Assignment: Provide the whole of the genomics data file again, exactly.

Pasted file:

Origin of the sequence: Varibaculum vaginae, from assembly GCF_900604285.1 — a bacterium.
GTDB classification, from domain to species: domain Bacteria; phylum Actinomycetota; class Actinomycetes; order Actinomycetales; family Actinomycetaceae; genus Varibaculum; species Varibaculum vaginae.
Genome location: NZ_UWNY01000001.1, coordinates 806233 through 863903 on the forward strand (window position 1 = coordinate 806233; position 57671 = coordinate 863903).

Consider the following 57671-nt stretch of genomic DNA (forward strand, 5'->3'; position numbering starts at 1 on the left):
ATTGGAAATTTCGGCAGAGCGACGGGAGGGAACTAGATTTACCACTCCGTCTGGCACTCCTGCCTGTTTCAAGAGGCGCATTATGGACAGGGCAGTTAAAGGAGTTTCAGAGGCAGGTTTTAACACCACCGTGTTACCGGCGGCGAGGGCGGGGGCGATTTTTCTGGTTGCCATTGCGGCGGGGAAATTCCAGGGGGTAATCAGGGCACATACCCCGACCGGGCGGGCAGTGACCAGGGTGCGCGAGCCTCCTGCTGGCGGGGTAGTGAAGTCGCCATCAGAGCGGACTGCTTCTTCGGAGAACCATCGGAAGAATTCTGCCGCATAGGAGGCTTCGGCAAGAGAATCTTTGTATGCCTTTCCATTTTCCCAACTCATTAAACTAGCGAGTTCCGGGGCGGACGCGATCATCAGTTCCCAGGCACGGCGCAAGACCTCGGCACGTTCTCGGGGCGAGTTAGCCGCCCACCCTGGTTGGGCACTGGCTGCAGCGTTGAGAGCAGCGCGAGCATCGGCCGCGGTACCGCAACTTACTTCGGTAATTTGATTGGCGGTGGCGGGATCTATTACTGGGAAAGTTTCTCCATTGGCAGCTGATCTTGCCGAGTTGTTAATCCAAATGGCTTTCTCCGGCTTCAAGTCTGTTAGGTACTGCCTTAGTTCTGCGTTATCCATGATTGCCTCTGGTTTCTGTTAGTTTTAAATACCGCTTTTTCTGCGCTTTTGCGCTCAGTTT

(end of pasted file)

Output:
Origin of the sequence: Varibaculum vaginae, from assembly GCF_900604285.1 — a bacterium.
GTDB classification, from domain to species: domain Bacteria; phylum Actinomycetota; class Actinomycetes; order Actinomycetales; family Actinomycetaceae; genus Varibaculum; species Varibaculum vaginae.
Genome location: NZ_UWNY01000001.1, coordinates 806233 through 863903 on the forward strand (window position 1 = coordinate 806233; position 57671 = coordinate 863903).

Consider the following 57671-nt stretch of genomic DNA (forward strand, 5'->3'; position numbering starts at 1 on the left):
ATTGGAAATTTCGGCAGAGCGACGGGAGGGAACTAGATTTACCACTCCGTCTGGCACTCCTGCCTGTTTCAAGAGGCGCATTATGGACAGGGCAGTTAAAGGAGTTTCAGAGGCAGGTTTTAACACCACCGTGTTACCGGCGGCGAGGGCGGGGGCGATTTTTCTGGTTGCCATTGCGGCGGGGAAATTCCAGGGGGTAATCAGGGCACATACCCCGACCGGGCGGGCAGTGACCAGGGTGCGCGAGCCTCCTGCTGGCGGGGTAGTGAAGTCGCCATCAGAGCGGACTGCTTCTTCGGAGAACCATCGGAAGAATTCTGCCGCATAGGAGGCTTCGGCAAGAGAATCTTTGTATGCCTTTCCATTTTCCCAACTCATTAAACTAGCGAGTTCCGGGGCGGACGCGATCATCAGTTCCCAGGCACGGCGCAAGACCTCGGCACGTTCTCGGGGCGAGTTAGCCGCCCACCCTGGTTGGGCACTGGCTGCAGCGTTGAGAGCAGCGCGAGCATCGGCCGCGGTACCGCAACTTACTTCGGTAATTTGATTGGCGGTGGCGGGATCTATTACTGGGAAAGTTTCTCCATTGGCAGCTGATCTTGCCGAGTTGTTAATCCAAATGGCTTTCTCCGGCTTCAAGTCTGTTAGGTACTGCCTTAGTTCTGCGTTATCCATGATTGCCTCTGGTTTCTGTTAGTTTTAAATACCGCTTTTTCTGCGCTTTTGCGCTCAGTTT